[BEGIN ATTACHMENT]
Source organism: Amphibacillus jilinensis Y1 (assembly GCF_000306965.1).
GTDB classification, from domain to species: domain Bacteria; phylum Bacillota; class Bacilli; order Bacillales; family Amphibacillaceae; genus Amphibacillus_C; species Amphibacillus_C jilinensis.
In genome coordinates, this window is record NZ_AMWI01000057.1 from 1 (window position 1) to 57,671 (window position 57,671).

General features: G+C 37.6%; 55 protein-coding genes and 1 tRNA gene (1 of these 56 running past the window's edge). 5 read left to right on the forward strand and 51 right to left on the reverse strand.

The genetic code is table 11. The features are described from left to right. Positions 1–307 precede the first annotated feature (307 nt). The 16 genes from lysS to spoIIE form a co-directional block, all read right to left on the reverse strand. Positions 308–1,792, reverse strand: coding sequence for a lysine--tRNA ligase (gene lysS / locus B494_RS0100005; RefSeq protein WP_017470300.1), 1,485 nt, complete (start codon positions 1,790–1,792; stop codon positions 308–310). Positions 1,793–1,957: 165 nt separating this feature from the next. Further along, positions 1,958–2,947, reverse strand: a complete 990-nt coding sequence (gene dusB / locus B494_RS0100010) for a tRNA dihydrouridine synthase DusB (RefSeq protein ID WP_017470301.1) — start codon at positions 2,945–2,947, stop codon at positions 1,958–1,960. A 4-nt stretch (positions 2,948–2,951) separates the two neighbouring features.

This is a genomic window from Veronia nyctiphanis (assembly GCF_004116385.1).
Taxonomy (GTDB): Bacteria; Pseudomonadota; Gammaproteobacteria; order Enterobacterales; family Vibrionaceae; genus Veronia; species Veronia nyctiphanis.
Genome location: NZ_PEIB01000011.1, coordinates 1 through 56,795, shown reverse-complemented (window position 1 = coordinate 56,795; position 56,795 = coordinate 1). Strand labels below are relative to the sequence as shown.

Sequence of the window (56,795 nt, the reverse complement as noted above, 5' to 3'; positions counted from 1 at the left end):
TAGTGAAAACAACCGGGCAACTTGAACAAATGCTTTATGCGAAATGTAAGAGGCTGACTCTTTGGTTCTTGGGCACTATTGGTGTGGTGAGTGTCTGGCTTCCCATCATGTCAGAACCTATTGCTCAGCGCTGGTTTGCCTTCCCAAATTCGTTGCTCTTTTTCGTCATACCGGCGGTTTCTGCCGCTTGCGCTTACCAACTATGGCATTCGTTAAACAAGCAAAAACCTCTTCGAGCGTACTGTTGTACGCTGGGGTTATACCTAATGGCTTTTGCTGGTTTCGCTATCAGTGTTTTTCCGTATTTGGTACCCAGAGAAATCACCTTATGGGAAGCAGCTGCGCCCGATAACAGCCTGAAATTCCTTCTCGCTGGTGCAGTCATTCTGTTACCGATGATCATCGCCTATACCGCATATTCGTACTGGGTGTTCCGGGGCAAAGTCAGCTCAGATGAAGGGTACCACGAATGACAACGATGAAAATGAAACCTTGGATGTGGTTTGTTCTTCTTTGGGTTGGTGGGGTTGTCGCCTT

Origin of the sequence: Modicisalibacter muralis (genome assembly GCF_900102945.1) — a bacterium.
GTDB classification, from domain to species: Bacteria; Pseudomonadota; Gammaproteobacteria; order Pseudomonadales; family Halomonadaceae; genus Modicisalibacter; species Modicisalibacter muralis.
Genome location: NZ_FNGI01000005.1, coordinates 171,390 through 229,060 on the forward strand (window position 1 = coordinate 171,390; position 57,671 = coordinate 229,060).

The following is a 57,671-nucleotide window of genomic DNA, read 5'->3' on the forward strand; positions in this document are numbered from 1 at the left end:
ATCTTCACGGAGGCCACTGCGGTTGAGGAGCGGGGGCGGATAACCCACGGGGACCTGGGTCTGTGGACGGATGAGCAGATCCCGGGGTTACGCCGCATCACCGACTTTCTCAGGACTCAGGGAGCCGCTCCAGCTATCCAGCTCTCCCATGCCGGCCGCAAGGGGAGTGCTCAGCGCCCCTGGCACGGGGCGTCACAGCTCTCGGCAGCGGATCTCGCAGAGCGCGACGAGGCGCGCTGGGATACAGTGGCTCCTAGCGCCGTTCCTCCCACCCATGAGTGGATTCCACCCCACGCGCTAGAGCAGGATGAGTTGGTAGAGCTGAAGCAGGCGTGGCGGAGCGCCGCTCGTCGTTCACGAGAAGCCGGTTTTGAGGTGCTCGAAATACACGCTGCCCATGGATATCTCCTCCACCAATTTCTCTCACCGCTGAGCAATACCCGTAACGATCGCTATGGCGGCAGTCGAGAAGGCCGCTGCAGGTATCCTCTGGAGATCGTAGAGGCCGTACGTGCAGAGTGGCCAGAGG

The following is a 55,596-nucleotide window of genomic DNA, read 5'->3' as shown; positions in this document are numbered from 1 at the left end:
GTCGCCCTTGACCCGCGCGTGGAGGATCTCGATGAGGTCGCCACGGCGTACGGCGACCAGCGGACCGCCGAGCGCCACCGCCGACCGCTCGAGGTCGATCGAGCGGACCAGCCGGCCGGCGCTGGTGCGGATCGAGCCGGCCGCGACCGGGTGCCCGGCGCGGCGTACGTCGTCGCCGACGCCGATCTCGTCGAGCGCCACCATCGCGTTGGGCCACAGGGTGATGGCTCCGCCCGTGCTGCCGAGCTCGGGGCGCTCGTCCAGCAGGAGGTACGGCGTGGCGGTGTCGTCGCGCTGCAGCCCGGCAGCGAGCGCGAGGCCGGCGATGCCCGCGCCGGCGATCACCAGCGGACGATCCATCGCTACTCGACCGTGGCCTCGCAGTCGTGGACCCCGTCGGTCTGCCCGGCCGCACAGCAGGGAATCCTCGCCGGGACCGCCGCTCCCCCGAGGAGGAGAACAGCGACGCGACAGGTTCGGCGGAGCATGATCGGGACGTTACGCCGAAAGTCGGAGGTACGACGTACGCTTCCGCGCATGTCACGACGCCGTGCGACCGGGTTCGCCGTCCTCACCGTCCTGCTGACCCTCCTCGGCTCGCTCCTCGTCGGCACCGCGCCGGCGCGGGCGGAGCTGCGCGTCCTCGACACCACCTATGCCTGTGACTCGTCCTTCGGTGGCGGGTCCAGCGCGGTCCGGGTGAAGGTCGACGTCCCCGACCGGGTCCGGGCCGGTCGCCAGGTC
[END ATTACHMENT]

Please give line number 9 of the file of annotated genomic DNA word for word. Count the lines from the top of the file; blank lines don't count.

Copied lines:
Sequence of the window (56,795 nt, the reverse complement as noted above, 5' to 3'; positions counted from 1 at the left end):